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tv   BBC News  BBC News  June 12, 2018 1:30pm-2:01pm BST

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very relaxed and gulf of finland, very relaxed and peaceful. you could say there is a risk of boredom, which we have heard about past tournaments, but there will be plenty of england to do inside the hotel behind me. games rooms, fitness areas, they are bringing their own shots. a swimming pool has been upgraded. they played behind closed doors friendly against themselves that their base at st george's park yesterday and boarded the flight at around lunchtime today. tomorrow they will train in front of the media, local dignitaries and schoolchildren. really focused ahead of the tunisia game on monday. spirits high among the england camp, not a great deal expected of them going into this tournament but perhaps gareth southgate and his young players could cause a surprise. thanks, david ornstein in repino. time for a look at the weather. here's matt taylor. some sunshine to start the world cup on thursday, some at the moment and a bit more cloud than over the last few days, but drive for most. across
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parts of western scotland, particularly stored away and a couple of other sports, it represents the 22nd consecutive dry day. they have not had rain for over three weeks. that will change quite drastically in just over 2a hours. the cloud responsible for the changes currently in the atlantic. the little arrows on the charts are the jet stream strengthening into this little bubble which will bring quite a substantial low—pressure system by the end of tomorrow and into thursday. a ridge of high pressure with us, some breaks in the cloud, cooler than the past few days, most notably in eastern areas. the best of the sunshine as well zampa south west, temperatures of 23 or 24. most of us will be dry, dry into tonight as well. with clearer skies and a slightly cooler day today, tonight will be fresher. down into single figures for the vast majority. a cooler commute tomorrow but lots of sunshine around,
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particularly across england and wales. morning cloud in eastern scotla nd wales. morning cloud in eastern scotland will break up, cloud will bubble up with showers and the south. the big change will be western scotland and northern ireland. the cloud and the rain will start to push in, and by the end of could see substantial amounts of rain. a warmer day across england and wales compared with today. this is the first atlantic low—pressure system we have seen for some time, it will bring unseasonably windy weather and wet weather across parts of scotland, northern ireland and northern england. the heaviest rain will be through the night, the strongest winds in the morning. northern england, scotland and northern england, scotland and northern ireland could see gusts in excess northern ireland could see gusts in excess of 50 or 60 mph, bringing the risk of travel disruption. there could be problems first thing on thursday. keep up to date with us here on the bbc and on your bbc local radio. a blustery started thursday, a few showers, not a huge
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amount of rain if your garden is crying out for it, lots of sunshine into thursday afternoon, a few scattered showers across the north. feeling fresh in the breeze but pleasa nt feeling fresh in the breeze but pleasant enough in the sunshine. friday and into the weekend, another speu friday and into the weekend, another spell of rain across the north, but it looks reasonably 0k. a bit of sunshine here and there but some showers too. a reminder of our main story this lunchtime... president donald trump and north korea's kimjong un make history, with a handshake. people are going to be very impressed. people are going to be very happy. and we're going to take care of a very big and very dangerous problem for the world. that's all from the bbc news at 0ne, so it's goodbye from me — and on bbc one we nowjoin the bbc‘s news teams where you are. have a good afternoon. good afternoon. i'm hugh woosencroft with a look at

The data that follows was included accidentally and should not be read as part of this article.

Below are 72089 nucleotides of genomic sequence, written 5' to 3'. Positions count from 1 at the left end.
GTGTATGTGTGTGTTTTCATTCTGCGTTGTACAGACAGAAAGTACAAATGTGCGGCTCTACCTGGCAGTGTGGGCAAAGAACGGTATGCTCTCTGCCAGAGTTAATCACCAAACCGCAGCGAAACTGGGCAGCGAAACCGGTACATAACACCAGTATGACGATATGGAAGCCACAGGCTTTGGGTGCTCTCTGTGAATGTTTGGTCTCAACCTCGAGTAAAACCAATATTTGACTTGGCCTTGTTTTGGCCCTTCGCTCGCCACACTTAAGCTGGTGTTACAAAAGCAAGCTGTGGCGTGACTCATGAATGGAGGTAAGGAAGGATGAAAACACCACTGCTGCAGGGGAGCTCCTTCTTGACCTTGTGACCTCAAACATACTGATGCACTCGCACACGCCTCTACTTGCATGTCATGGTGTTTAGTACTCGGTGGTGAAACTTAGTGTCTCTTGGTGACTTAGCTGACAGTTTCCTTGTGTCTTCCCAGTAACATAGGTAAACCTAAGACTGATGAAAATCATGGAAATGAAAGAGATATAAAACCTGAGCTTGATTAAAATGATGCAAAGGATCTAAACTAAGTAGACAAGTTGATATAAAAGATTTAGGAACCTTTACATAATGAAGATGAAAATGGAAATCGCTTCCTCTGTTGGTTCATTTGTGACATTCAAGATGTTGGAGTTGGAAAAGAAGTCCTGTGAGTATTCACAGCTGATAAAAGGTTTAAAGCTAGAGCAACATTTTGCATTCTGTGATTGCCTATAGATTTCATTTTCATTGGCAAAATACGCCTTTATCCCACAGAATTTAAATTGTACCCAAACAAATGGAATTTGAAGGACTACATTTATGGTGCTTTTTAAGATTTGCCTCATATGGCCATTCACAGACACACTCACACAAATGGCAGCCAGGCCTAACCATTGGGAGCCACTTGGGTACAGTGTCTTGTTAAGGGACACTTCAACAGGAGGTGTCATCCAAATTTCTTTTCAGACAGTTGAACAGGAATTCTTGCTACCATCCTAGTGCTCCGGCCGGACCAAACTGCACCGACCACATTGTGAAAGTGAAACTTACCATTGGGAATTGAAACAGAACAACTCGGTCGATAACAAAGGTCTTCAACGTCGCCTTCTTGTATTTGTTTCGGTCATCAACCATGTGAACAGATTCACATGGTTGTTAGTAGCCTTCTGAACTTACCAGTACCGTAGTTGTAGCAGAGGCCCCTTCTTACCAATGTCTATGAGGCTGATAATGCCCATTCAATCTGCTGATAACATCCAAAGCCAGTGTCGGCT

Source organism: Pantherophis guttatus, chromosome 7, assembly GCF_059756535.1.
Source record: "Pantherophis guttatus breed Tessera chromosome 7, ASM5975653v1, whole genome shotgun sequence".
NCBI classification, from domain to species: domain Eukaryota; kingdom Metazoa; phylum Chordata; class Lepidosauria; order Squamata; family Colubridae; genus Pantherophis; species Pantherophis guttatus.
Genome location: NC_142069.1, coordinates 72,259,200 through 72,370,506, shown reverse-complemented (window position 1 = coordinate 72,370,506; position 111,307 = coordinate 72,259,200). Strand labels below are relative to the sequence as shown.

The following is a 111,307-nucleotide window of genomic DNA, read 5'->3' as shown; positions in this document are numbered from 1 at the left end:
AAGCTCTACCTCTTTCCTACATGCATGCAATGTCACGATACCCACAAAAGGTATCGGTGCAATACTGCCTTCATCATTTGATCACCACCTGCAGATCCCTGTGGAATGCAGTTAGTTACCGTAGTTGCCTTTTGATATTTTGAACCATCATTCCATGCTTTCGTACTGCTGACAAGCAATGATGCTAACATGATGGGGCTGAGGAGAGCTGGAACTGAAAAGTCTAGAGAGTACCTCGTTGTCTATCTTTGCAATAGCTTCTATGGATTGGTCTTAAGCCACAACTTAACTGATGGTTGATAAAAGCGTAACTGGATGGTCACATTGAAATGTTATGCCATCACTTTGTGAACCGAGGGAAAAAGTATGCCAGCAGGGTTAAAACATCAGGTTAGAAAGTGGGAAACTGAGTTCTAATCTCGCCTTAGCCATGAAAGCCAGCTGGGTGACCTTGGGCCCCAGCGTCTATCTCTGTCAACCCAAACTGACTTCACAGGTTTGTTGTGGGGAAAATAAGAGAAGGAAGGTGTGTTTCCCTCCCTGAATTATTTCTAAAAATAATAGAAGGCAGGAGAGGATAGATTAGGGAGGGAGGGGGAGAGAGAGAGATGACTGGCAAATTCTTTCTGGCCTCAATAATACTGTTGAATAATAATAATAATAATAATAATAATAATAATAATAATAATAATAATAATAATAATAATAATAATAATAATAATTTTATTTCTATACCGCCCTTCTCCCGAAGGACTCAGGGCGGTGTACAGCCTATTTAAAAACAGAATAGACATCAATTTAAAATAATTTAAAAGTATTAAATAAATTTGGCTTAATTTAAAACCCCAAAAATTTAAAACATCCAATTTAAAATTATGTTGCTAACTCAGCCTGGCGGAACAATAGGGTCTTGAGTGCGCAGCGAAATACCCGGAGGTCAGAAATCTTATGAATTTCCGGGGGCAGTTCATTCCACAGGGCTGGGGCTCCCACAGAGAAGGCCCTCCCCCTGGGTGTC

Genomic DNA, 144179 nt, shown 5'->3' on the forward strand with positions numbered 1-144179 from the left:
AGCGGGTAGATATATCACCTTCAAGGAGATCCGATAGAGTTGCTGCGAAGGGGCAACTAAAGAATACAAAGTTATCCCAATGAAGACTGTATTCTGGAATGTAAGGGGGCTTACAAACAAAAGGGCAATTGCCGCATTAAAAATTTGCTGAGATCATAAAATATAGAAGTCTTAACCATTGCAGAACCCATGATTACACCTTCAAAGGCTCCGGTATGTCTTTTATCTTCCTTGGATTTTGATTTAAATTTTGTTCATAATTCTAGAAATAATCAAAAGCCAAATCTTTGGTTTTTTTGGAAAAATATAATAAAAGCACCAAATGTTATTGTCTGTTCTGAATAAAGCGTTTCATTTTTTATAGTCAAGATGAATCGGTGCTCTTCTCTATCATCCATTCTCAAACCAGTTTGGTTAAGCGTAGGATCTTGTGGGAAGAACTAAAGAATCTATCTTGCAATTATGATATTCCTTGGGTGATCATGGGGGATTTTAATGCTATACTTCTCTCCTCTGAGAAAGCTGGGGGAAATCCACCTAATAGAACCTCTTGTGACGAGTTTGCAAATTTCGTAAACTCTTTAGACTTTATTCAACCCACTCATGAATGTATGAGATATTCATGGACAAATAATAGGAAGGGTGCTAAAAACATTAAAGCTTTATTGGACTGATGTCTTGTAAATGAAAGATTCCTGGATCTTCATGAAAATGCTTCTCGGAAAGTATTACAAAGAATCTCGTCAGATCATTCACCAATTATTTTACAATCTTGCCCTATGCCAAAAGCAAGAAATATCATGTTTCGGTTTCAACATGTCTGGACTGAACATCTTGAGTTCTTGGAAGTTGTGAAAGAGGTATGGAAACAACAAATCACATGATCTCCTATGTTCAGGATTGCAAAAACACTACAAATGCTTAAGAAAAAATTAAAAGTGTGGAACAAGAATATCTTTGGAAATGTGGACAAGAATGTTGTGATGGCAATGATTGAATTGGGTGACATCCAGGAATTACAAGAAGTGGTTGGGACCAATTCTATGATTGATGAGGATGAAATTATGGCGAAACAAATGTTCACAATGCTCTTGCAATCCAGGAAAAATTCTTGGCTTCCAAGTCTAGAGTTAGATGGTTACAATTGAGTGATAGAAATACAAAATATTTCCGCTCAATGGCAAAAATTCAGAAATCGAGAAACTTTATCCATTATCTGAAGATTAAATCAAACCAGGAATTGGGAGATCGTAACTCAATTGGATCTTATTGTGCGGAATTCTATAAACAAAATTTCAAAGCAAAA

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the latest sport here on bbc news. well, the world cup is getting more and more realfor england's players, along with manager gareth southgate and his squad. the players have just departed taken off for russia, and looked very happy and relaxed indeed. jesse lingard gave the england social media team a big thumbs up. eric dier and danny rose looked very happy to be on getting on the plane. and, of course, the captain, harry kane, managing to fit the weight of expectation into his carry—on suitcase. but what is waiting for england when they arrive? the scene might not be too familiar. david 0rnstein is at the england base. tell us a little bit more about where england are going to be staying, and why it's been chosen by the fa. welcome to the forest mix club, hugh. this is on the gulf of finland, around 45 minutes from the
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centre of st petersburg. it's a very quiet and tranquil forest location, really, where you could say there might not be a great wheel for england to do. gordon would perhaps be an issue, we have talked about that in previous tournaments —— boredom. but there are games rooms, leisure facilities inside the hotel. england have invested in a swimming pool england have invested in a swimming pool, to bring it up to scratch. gym facilities, and they are bringing their own chefs over. they are not too far from the coast and they can ta ke too far from the coast and they can take in walk on the beach. we won't see any fanfare around the hotel, there is nobody here apart from a few journalists. st there is nobody here apart from a fewjournalists. st petersburg, a great russian city, is not too far from here if they want a day trip, and that is where many of their families will be staying. they give training tomorrow for the first time at the local base, not too far from here, which will be open for media, dignitaries and local schoolchildren. and then the preparations hot up ahead of the first match against tunisia in for good drag on monday. just run